The snow was cold. There was no ignoring that. It was the irritating itchiness of his borrowed wool jacket that was driving him insane. The man didn’t complain, though. For starters, there was no one nearby to complain to. Secondly, with the sun hidden behind the clouds and a bitter wind blowing from the east, the man was lucky to even have a jacket at all. For that much, the man was grateful.
Small pieces of the white flurry stuck to the man’s brown, scraggly beard. His soulful blue eyes searched the land for shelter, but the white sheet of snow prevented him from doing so. His feet had stopped being cold long ago. He had been on the road for days and though his boots were still in good condition, he had become oblivious to the pain that attacked his feet. Numbness had settled in long ago. Everything from his mother to yesterday’s hot chocolate in Denver crossed his mind. Both warmed his soul. These were the thoughts that carried him forward.
Six years had passed since the man had left home. This Christmas was the one he would make it home. Anger had carried him away all those years ago. It was the anger of loneliness that forced him to return. He had adhered to a strict life while growing up and only wanted to break free from it. The chain held by his father needed to be broken. The man gathered what money he had and left. He hopped on the bus and just left. No destination in sight, the man let the spirits carry him away.
It killed him to leave his mother. She was the one light in his dark life. Her energy had kept both of them alive. The last letter he got from her was at Christmas of the second year of his absence. The man’s father had died and the letter was riddled with desperation. The man was a failure. He was a man without a home and he could not return. Even in death, his father had won.
The man hadn’t bothered to call. The idea of pure joy overwhelmed him. Nothing provides the body with more sensation than the love of mother and child. The last of his money was spent on a pair of used mittens he purchased from a thrift shop. His fingers, now swollen, now used the mittens as nothing more than decoration. His journey was nearly complete and the heavens could feel his heart grow.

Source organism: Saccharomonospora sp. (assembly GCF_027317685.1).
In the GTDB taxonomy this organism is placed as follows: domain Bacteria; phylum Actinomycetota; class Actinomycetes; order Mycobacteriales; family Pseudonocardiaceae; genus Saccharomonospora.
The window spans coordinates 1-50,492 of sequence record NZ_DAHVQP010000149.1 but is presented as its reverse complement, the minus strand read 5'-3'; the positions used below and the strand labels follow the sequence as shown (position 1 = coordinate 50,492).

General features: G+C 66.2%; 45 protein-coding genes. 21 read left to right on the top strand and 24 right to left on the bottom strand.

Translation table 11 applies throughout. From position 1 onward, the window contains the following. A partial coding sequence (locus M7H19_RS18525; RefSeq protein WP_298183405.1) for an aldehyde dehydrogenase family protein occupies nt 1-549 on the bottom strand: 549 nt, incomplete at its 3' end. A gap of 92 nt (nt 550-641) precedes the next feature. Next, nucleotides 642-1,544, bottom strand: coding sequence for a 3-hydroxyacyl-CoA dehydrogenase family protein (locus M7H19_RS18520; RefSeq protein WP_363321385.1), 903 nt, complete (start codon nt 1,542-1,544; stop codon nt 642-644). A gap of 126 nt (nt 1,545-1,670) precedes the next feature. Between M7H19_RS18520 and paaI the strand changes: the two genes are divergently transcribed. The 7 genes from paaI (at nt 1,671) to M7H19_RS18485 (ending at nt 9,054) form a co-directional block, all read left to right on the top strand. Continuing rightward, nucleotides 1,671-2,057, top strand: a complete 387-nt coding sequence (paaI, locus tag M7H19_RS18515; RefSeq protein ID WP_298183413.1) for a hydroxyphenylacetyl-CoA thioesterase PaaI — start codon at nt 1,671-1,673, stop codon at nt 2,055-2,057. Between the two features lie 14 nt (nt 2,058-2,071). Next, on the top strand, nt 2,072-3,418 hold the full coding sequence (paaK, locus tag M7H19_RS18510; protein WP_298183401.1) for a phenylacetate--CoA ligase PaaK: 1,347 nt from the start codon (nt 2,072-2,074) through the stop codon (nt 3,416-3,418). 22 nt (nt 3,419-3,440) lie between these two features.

As he rounded the corner and stepped onto Sycamore Street, the man’s legs began to tingle and his feet thawed out. The snow intensified now, nearly blinding the man. His heart showed him the way. Odd memories began to creep in. Good ones, bad ones, sad, happy; all of them. Friends long gone and times well spent. His father was there. His mother as well. She was the fire of his life. He threw his tattered scarf around his reddened face and stopped. Chills attacked his spine as the thought of his return grew closer.
He approached the house. There were candles in the window that illuminated a well decorated room. The man slowly approached the house. His eyes peered in and his heart dropped. Inside this hallowed vault stood a Mother, a Father, and their young child. A lump grew in the man’s throat. The life he once knew had moved on. As the man continued to watch through the frost bitten window, the mother lifted her small child in her arms. On top of a beautifully lit tree, the child placed an angel fresh from its package. As he watched the family embrace, the man’s eyes slowly leaked. For the first time in years, the man smiled.